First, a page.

My dad he was fascinated as to how animals were all so similar. That they had a heart to pump blood, lungs to breathe, organs to break down food and so on. He was fascinated that there was oxygen and that without it or less of it we would die. He was fascinated that there was the right amount of oxygen in the air and that if this changes our very survival is challenged. This, according to my dad, could not just happen randomly. It was something that was designed.

To him there was no doubt that there was an intelligent being or force that created all of this. It could not have just happened, there was too much to chance.

And from my father’s teachings I developed my own philosophy of opposites. This ultimately allowed me as a teenager to come to terms with my deafness. You see these opposites were part of the scheme of things, they were there for a reason. They were not there by chance. They were there so that we could exist and be aware of our very being.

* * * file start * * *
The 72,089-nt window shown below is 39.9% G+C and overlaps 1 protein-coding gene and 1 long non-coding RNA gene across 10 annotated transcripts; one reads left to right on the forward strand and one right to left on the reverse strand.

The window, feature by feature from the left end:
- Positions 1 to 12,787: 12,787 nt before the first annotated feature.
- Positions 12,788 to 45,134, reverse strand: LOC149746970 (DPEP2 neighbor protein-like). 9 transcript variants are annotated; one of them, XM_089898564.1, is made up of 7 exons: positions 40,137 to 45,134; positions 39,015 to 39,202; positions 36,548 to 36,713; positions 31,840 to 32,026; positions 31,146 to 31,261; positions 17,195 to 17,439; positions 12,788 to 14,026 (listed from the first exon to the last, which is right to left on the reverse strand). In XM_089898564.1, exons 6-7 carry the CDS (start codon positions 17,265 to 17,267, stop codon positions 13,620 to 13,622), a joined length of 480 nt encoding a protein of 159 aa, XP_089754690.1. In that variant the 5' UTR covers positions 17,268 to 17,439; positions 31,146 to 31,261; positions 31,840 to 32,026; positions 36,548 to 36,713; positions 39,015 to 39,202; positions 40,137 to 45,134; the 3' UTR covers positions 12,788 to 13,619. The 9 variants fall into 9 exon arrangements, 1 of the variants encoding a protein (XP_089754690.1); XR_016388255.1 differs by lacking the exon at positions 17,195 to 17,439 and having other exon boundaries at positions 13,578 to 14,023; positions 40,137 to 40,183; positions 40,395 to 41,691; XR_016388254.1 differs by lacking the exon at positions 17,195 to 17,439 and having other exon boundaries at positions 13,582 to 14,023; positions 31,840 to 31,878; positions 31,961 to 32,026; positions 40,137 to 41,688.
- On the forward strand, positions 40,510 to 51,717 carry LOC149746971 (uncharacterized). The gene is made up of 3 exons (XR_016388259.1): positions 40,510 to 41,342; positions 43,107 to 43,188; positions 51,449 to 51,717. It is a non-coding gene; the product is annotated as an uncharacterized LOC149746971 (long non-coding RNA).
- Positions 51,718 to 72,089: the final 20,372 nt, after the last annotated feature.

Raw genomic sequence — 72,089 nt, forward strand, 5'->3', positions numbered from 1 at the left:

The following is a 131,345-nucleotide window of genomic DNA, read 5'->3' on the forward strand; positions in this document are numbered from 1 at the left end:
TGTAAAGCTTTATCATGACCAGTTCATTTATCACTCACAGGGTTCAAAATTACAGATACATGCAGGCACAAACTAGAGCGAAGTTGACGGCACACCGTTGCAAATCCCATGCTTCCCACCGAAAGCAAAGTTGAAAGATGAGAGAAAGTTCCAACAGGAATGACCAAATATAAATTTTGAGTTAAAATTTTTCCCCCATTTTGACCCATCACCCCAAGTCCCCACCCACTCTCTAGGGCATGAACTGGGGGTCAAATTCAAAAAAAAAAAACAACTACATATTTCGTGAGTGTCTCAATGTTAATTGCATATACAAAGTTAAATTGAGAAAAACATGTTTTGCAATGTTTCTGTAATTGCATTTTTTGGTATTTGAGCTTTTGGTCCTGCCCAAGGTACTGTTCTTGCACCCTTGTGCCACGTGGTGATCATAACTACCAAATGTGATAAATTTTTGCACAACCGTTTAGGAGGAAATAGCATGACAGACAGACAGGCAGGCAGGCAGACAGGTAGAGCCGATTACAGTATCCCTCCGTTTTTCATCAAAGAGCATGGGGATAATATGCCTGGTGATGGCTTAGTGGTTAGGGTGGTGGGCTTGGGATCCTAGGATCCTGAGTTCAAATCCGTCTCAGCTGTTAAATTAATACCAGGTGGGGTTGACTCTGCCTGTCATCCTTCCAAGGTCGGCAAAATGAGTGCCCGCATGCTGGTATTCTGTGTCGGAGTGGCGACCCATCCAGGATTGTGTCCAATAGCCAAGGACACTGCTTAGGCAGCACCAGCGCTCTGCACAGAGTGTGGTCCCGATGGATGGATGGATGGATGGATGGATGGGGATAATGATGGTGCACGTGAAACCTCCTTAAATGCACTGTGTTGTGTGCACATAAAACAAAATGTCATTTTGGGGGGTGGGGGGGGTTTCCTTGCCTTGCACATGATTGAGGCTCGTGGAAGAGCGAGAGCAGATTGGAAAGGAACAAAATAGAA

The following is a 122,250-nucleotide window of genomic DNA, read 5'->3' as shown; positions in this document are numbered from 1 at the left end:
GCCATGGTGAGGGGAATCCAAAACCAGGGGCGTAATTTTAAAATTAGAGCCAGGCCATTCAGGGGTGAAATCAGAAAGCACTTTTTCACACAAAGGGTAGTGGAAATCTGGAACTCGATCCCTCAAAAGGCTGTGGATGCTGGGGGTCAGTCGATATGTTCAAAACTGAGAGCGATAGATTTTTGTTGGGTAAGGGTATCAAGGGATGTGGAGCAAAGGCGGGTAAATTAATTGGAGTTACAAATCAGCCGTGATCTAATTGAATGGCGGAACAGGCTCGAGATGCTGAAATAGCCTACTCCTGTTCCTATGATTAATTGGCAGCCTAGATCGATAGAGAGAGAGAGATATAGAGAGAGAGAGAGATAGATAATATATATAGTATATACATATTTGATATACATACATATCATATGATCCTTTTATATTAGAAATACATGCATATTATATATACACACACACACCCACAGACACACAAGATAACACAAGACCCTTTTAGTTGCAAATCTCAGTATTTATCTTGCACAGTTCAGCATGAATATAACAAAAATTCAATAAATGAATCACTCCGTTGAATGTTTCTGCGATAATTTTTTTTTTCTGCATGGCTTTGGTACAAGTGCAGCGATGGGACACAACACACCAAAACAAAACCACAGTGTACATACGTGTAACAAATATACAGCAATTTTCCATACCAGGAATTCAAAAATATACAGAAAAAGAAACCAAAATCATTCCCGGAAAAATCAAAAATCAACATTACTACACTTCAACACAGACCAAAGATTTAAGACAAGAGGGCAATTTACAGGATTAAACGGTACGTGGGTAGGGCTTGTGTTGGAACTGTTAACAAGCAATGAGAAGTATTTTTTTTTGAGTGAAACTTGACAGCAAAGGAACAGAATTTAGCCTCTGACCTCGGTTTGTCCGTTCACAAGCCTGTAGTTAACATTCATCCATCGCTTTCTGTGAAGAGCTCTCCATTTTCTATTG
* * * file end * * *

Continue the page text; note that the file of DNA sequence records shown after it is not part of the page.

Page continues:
BUT – were these opposites created or were they just a lucky fate of chance? To me that was not the question. Opposites are there so that we know the difference and without them our existence would make no sense. In fact our senses would be in absolute chaos. As a young man that gave me a small reason to understand why it was me that was made deaf. Many times I have cursed the gods for my deafness, and still do, but my little opposites philosophy gave me solace in those moments of anger.

And you know it shaped my philosophy in life. It convinced me that I matter. It convinced me that my purpose in life was more than just being poor little deaf boy. My existence and my deafness was and is vital to our existence.